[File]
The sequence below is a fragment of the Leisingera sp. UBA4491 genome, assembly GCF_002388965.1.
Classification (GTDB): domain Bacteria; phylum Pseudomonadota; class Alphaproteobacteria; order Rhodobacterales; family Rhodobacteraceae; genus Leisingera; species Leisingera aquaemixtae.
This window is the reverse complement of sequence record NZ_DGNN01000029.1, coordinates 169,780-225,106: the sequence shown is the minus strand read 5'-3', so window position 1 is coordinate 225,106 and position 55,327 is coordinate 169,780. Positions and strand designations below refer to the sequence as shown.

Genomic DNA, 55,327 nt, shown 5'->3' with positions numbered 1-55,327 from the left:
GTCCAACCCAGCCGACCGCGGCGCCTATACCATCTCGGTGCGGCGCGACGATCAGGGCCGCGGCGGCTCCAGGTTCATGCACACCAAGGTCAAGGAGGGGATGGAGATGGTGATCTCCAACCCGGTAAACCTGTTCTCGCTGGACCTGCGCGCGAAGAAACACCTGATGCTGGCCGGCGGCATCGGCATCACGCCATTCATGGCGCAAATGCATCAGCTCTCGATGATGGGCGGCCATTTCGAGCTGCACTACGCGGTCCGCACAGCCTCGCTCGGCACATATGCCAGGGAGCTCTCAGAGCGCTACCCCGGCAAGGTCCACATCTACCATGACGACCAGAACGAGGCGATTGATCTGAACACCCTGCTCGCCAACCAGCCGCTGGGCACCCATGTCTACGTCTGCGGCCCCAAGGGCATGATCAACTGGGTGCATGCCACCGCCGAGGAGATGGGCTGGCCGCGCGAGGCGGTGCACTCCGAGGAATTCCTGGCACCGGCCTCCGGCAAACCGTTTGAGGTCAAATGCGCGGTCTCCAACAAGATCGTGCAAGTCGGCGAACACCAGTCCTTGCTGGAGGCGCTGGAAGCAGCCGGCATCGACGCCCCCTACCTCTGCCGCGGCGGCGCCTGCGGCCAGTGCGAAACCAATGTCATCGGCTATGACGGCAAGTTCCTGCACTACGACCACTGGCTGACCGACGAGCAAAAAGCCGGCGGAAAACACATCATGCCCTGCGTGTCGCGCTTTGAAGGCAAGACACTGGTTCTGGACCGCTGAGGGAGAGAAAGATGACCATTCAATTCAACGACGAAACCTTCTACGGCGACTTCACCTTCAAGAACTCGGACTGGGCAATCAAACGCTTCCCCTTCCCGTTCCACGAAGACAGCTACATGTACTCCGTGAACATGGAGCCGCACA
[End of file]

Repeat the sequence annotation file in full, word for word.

The sequence below is a fragment of the Leisingera sp. UBA4491 genome, assembly GCF_002388965.1.
Classification (GTDB): domain Bacteria; phylum Pseudomonadota; class Alphaproteobacteria; order Rhodobacterales; family Rhodobacteraceae; genus Leisingera; species Leisingera aquaemixtae.
This window is the reverse complement of sequence record NZ_DGNN01000029.1, coordinates 169,780-225,106: the sequence shown is the minus strand read 5'-3', so window position 1 is coordinate 225,106 and position 55,327 is coordinate 169,780. Positions and strand designations below refer to the sequence as shown.

Genomic DNA, 55,327 nt, shown 5'->3' with positions numbered 1-55,327 from the left:
GTCCAACCCAGCCGACCGCGGCGCCTATACCATCTCGGTGCGGCGCGACGATCAGGGCCGCGGCGGCTCCAGGTTCATGCACACCAAGGTCAAGGAGGGGATGGAGATGGTGATCTCCAACCCGGTAAACCTGTTCTCGCTGGACCTGCGCGCGAAGAAACACCTGATGCTGGCCGGCGGCATCGGCATCACGCCATTCATGGCGCAAATGCATCAGCTCTCGATGATGGGCGGCCATTTCGAGCTGCACTACGCGGTCCGCACAGCCTCGCTCGGCACATATGCCAGGGAGCTCTCAGAGCGCTACCCCGGCAAGGTCCACATCTACCATGACGACCAGAACGAGGCGATTGATCTGAACACCCTGCTCGCCAACCAGCCGCTGGGCACCCATGTCTACGTCTGCGGCCCCAAGGGCATGATCAACTGGGTGCATGCCACCGCCGAGGAGATGGGCTGGCCGCGCGAGGCGGTGCACTCCGAGGAATTCCTGGCACCGGCCTCCGGCAAACCGTTTGAGGTCAAATGCGCGGTCTCCAACAAGATCGTGCAAGTCGGCGAACACCAGTCCTTGCTGGAGGCGCTGGAAGCAGCCGGCATCGACGCCCCCTACCTCTGCCGCGGCGGCGCCTGCGGCCAGTGCGAAACCAATGTCATCGGCTATGACGGCAAGTTCCTGCACTACGACCACTGGCTGACCGACGAGCAAAAAGCCGGCGGAAAACACATCATGCCCTGCGTGTCGCGCTTTGAAGGCAAGACACTGGTTCTGGACCGCTGAGGGAGAGAAAGATGACCATTCAATTCAACGACGAAACCTTCTACGGCGACTTCACCTTCAAGAACTCGGACTGGGCAATCAAACGCTTCCCCTTCCCGTTCCACGAAGACAGCTACATGTACTCCGTGAACATGGAGCCGCACA